One of the shortcomings in a consideration of the idea of study is the fact that it is defined in various ways in the minds of various teachers. The weakest notion of the word would be demonstrated in a teacher's assignment that said "study the next ten pages for tomorrow" and said nothing else. In all likelihood, students would under stand it to mean read the pages mentioned. An assignment which means "a process involving the acquisition of knowledge" from these pages would have to be accompanied by a guide sheet to point out the expected learnings and the supporting data. Therefore, when we set out to discuss study-skills, we must agree on what we mean to have the students acquire. An assumption may be made here that most teachers would expect their students to gain mastery over a particular limited body of knowledge, including understanding and the ability to utilize the material in a larger frame of reference.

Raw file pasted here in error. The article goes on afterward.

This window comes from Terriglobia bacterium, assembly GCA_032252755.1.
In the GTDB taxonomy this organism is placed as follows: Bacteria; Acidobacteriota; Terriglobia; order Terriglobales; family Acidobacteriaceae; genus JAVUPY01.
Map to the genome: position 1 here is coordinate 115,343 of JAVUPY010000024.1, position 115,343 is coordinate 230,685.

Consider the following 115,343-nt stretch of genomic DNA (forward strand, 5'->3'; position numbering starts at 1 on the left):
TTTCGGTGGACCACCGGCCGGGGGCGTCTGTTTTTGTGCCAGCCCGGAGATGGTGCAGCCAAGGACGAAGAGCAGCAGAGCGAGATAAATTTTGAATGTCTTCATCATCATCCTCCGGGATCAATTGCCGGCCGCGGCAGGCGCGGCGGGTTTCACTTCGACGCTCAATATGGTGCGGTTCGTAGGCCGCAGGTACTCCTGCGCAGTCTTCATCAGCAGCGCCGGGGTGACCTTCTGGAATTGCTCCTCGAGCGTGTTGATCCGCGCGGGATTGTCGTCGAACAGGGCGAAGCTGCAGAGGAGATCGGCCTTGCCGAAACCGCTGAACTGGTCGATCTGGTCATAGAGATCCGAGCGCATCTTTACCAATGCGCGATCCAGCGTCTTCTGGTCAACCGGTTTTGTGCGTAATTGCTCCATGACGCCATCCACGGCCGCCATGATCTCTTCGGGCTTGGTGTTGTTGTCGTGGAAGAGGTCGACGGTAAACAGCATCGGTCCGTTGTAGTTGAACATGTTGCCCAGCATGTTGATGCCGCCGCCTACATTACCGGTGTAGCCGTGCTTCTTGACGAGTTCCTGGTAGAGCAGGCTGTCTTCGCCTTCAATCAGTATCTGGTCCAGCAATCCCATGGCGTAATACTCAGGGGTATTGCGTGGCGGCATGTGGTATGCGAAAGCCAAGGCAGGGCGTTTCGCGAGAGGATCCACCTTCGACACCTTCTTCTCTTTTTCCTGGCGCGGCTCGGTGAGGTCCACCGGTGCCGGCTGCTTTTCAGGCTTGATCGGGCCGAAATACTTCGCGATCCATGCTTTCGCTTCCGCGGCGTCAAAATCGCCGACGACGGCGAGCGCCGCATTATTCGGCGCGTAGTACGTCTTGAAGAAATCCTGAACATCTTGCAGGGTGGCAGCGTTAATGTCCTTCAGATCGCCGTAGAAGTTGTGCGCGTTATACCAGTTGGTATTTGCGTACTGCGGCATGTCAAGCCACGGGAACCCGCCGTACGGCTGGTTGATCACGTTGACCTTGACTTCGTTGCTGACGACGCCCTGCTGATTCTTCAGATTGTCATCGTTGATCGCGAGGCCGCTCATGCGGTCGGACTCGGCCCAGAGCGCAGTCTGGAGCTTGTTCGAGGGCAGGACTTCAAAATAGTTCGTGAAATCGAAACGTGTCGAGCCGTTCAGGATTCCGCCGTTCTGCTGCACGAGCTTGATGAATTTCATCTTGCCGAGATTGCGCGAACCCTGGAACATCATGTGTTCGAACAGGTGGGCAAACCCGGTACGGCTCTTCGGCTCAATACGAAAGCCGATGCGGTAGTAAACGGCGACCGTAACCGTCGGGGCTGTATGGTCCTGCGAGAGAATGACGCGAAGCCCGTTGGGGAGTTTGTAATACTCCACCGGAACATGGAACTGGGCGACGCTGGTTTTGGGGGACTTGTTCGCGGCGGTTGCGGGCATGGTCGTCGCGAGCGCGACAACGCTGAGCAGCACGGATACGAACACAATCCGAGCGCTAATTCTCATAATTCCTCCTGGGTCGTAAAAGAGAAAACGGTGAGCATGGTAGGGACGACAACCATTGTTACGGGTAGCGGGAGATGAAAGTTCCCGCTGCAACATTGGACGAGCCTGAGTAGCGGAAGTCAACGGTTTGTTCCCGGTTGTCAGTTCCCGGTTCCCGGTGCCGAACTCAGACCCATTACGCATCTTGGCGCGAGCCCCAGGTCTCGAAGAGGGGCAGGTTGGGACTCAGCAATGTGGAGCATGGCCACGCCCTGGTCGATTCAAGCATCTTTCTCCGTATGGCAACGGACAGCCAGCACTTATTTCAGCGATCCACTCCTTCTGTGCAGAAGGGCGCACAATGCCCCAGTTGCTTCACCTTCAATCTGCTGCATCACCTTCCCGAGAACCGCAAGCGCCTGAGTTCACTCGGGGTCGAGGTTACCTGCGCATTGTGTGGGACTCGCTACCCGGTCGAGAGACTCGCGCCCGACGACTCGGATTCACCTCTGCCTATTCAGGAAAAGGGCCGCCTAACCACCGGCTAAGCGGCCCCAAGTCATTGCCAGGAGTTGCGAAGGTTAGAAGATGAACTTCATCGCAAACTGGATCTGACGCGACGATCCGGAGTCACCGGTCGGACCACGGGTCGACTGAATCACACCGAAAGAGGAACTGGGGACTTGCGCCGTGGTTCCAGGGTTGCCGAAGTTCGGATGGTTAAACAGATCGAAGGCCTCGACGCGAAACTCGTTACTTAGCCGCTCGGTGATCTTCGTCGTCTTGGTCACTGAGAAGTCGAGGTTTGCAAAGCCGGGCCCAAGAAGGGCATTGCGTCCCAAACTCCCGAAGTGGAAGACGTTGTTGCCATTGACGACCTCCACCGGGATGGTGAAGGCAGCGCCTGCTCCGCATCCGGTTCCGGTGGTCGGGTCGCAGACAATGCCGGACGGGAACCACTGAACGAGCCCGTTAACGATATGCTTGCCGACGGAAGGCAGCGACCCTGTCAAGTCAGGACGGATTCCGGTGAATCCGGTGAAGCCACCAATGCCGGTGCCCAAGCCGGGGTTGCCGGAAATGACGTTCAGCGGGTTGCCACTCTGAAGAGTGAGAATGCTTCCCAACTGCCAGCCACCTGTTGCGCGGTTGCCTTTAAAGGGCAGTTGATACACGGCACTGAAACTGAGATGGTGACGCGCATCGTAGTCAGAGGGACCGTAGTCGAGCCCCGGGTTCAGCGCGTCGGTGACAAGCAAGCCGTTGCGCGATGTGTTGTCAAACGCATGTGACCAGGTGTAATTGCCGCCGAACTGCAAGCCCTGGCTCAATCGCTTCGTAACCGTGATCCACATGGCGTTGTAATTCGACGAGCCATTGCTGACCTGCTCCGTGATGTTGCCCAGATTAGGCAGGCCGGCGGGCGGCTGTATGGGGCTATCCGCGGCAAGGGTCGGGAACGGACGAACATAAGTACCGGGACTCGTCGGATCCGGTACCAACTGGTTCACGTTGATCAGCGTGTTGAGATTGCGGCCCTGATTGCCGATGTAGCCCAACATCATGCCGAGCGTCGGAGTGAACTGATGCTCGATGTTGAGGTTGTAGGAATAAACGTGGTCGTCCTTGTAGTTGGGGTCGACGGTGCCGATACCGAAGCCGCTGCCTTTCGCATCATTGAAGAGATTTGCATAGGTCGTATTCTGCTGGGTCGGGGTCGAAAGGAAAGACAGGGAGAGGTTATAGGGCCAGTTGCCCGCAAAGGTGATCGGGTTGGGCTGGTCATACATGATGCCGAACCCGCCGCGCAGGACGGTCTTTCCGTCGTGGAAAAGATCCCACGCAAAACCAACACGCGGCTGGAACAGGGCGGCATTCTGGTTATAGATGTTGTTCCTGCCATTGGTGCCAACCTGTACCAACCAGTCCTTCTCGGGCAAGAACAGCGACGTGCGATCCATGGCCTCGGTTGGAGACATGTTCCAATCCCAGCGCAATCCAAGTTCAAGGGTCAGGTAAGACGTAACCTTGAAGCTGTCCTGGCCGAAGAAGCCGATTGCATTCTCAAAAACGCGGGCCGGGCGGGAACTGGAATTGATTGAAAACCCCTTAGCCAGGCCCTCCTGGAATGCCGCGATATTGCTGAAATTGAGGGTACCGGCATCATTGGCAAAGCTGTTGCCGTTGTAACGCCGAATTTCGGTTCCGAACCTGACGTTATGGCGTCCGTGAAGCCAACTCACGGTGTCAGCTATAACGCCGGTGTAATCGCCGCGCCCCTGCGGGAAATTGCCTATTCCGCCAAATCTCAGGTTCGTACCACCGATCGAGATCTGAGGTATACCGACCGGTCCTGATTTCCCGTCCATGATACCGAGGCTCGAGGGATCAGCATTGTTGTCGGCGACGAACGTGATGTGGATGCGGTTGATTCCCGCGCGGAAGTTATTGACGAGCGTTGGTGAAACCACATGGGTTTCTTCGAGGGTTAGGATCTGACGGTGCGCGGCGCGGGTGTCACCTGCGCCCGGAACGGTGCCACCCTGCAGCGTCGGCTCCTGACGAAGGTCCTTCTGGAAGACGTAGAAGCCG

VanderMeulen, K. (1972). Reading in the Secondary Schools. Reading Horizons: A Journal of Literacy and Language Arts, 12 (2). Retrieved from https://scholarworks.wmich.edu/reading_horizons/vol12/iss2/9